“‘The conclusion, therefore, forces itself upon us, that there are no inferior and superior races, but only races and peoples living outside or within the influence of culture.

“‘The appearance of civilization and its evolution among certain white peoples and within a certain geographical latitude is only the effect of circumstances.’

“Zamenhof, the inventor of Esperanto, in his paper before the Universal Races Congress, says:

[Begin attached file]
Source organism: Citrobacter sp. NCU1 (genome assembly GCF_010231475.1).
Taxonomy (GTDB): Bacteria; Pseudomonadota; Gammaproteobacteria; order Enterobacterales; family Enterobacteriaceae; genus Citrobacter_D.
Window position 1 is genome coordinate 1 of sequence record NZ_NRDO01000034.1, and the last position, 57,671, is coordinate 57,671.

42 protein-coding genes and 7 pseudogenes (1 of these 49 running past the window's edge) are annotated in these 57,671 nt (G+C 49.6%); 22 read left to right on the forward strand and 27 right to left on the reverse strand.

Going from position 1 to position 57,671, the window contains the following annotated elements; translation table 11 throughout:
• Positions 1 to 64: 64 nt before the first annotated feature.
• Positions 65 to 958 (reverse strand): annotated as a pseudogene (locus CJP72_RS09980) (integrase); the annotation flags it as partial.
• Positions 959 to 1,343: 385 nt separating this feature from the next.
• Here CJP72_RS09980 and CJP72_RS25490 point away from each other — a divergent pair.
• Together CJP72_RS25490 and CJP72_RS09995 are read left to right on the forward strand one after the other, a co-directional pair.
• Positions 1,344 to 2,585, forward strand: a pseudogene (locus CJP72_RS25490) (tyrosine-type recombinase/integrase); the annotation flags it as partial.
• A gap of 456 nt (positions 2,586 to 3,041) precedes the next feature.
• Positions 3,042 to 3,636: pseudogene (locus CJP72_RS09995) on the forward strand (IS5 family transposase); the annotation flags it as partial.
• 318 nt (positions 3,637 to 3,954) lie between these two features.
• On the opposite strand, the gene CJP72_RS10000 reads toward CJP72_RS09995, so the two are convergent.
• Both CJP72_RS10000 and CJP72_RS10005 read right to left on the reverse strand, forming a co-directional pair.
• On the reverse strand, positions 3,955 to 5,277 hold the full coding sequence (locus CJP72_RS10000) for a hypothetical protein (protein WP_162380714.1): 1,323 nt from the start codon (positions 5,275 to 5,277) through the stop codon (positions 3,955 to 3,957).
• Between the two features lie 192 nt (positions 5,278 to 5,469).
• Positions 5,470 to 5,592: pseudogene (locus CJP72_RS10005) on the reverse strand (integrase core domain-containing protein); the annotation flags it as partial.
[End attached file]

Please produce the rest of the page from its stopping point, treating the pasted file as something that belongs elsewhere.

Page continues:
“‘Give the Africans without any mingling of rancor or oppression, a high and humane civilization, and you will find their mental level will not differ from ours. Abolish the whole of our civilization and our minds will sink to the level of an African cannibal. It is not a difference of mentality in the race, but a difference of instruction.’”

Dixon closed his note‑book and said, “The so‑called savage varieties of mankind are the equal of the civilized varieties in this:— there is latent within them the same possibilities of development. Then the more developed peoples have the germ of decay more or less actively at work within them.”